Current legislation allows employers to consider whether unvaccinated employees can keep their job. According to the Consolidated Direction on Occupational Health and Safety Measures in Certain Workplaces, which was amended in June this year by the Employment & Labour Department, employers should undertake a risk assessment regarding whether they intend to make Covid-19 vaccinations mandatory for their employees.

‘We are not working on legislation for mandatory vaccination in the workplace,’ said Musa Zondi, the acting communications director for the Department of Employment & Labour, according to a Mail & Guardian report (link below).

‘The current legislation does not say anything about Covid-19. However, the Minister has issued directions or guidelines to be followed, considering the Covid-19 pandemic. These are readily available on our website.’

In the risk assessment, employers with more than 50 employees have to assess the risk in terms of the employee’s nature of work and the risk of severe illness or death due to Covid-19 concerning their age and comorbidities. The employer is also obliged to develop or amend the company’s Covid-19 plans to include mandatory vaccination measures, inform workers about Covid-19 vaccines, help employees register for vaccination, give employees paid time off so they can get vaccinated, and allow employees who experienced side-effects from the vaccination to take sick leave.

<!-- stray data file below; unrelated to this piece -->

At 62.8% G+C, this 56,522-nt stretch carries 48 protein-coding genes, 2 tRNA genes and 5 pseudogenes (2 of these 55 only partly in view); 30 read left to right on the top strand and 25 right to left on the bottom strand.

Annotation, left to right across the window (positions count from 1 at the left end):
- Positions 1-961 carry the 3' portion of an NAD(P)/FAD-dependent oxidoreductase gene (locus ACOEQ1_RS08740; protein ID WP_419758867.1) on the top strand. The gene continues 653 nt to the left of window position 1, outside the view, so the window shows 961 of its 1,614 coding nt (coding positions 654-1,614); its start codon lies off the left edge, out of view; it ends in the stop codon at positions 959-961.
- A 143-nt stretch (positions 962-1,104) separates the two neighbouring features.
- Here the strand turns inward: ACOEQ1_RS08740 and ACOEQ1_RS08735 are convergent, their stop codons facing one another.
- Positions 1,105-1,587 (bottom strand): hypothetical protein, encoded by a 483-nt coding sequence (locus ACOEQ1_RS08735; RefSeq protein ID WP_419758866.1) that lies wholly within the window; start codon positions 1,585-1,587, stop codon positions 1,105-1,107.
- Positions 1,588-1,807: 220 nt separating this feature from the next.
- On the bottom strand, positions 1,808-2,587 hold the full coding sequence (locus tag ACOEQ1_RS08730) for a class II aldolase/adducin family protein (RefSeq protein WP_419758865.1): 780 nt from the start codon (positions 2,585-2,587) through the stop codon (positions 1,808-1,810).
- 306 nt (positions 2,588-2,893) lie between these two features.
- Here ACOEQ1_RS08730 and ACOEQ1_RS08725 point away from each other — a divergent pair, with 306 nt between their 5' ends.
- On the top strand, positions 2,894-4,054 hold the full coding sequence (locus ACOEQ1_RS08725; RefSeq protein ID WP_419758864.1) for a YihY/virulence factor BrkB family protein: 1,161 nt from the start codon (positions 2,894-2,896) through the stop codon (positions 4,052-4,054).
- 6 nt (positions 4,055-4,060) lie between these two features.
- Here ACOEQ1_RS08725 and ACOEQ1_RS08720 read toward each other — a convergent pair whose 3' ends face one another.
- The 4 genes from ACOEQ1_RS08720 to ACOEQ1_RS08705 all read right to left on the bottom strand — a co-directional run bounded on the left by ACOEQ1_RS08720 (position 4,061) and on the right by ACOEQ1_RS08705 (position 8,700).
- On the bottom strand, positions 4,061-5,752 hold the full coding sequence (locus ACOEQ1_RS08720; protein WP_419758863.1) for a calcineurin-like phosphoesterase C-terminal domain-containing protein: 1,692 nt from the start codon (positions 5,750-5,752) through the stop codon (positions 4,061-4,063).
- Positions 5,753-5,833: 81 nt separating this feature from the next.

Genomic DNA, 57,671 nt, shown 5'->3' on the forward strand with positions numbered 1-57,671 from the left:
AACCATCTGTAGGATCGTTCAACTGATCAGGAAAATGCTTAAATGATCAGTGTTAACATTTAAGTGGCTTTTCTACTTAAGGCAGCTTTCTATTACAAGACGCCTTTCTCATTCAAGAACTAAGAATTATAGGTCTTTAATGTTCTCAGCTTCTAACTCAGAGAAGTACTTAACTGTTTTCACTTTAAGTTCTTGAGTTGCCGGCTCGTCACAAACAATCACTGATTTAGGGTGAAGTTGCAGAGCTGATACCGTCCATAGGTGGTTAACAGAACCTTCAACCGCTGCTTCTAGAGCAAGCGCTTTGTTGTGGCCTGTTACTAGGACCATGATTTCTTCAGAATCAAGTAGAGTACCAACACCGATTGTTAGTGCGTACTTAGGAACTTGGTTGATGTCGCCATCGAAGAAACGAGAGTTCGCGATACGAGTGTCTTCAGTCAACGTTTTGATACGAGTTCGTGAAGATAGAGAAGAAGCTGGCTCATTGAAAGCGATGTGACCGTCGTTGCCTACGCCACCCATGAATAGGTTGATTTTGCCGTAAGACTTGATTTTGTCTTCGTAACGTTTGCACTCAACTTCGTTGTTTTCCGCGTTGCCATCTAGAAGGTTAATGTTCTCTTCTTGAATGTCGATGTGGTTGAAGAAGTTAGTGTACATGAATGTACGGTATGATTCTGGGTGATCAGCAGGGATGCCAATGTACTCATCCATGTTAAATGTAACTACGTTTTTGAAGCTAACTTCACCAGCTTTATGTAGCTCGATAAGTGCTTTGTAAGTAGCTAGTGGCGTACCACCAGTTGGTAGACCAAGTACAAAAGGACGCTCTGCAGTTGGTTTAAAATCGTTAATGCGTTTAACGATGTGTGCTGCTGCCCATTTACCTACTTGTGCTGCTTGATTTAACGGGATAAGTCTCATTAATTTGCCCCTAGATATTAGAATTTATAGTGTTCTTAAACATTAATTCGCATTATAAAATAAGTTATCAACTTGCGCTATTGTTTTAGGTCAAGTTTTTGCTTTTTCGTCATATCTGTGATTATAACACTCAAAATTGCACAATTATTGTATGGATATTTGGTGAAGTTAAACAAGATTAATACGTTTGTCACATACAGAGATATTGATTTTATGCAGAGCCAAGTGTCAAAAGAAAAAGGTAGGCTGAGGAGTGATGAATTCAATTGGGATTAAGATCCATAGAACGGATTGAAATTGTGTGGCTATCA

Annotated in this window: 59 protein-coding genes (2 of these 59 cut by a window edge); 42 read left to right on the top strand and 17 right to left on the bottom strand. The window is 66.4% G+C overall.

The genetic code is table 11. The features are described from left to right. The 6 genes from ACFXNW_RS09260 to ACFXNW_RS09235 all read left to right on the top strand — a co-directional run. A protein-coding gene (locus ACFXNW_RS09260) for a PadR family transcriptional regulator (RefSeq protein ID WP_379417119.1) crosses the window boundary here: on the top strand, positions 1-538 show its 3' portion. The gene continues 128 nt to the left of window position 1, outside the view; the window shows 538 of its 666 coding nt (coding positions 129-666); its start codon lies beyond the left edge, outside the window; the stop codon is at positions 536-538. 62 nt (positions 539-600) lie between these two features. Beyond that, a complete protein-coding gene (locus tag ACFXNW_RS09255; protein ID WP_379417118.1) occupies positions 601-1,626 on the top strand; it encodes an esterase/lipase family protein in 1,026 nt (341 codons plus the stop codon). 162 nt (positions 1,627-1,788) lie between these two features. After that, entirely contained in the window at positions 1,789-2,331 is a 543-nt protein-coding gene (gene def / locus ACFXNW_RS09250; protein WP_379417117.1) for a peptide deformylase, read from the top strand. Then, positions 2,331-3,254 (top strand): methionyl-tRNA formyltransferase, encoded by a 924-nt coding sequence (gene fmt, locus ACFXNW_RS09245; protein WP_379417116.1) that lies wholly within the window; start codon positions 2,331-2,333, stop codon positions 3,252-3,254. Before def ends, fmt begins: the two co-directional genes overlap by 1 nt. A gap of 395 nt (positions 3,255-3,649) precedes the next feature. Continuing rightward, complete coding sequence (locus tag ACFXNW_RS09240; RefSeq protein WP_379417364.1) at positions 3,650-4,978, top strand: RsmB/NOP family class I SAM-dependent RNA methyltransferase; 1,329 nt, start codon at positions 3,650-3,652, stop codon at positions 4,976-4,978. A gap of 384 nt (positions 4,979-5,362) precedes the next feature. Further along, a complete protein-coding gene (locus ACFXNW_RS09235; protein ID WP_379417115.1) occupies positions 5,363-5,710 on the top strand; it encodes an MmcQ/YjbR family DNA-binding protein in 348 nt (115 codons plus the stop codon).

When it comes to mandatory vaccination, which was added into the guidelines by the department, the constitutional rights of the employees, public health imperatives and the efficient operation of the business were some of the interests that employers should consider when enforcing mandatory vaccination in the workplace.

The vaccination of employees was not mandatory and the Constitution protected all citizens, notes MP and labour spokesperson for the DA, Michael Bagraim.

‘SA does not have mandatory vaccination. The Constitution protects every single individual, and allows each individual bodily integrity. Furthermore, President Ramaphosa has, on no less than three occasions, announced the above mentioned fact on national television. Nobody can be forced to have a vaccination,’ said Bagraim.

But there have been instances where, Bagraim says, a dispute arose because employees refused to get vaccinated against Covid-19 and employers dismissed them for failing to oblige with their operational requirements. Although there are no judgments regarding Covid-19 vaccinations in the workplace, Bagraim cautioned that there would soon be legal challenges, according to the M&G report.

You can read the full Mail & Guardian report here.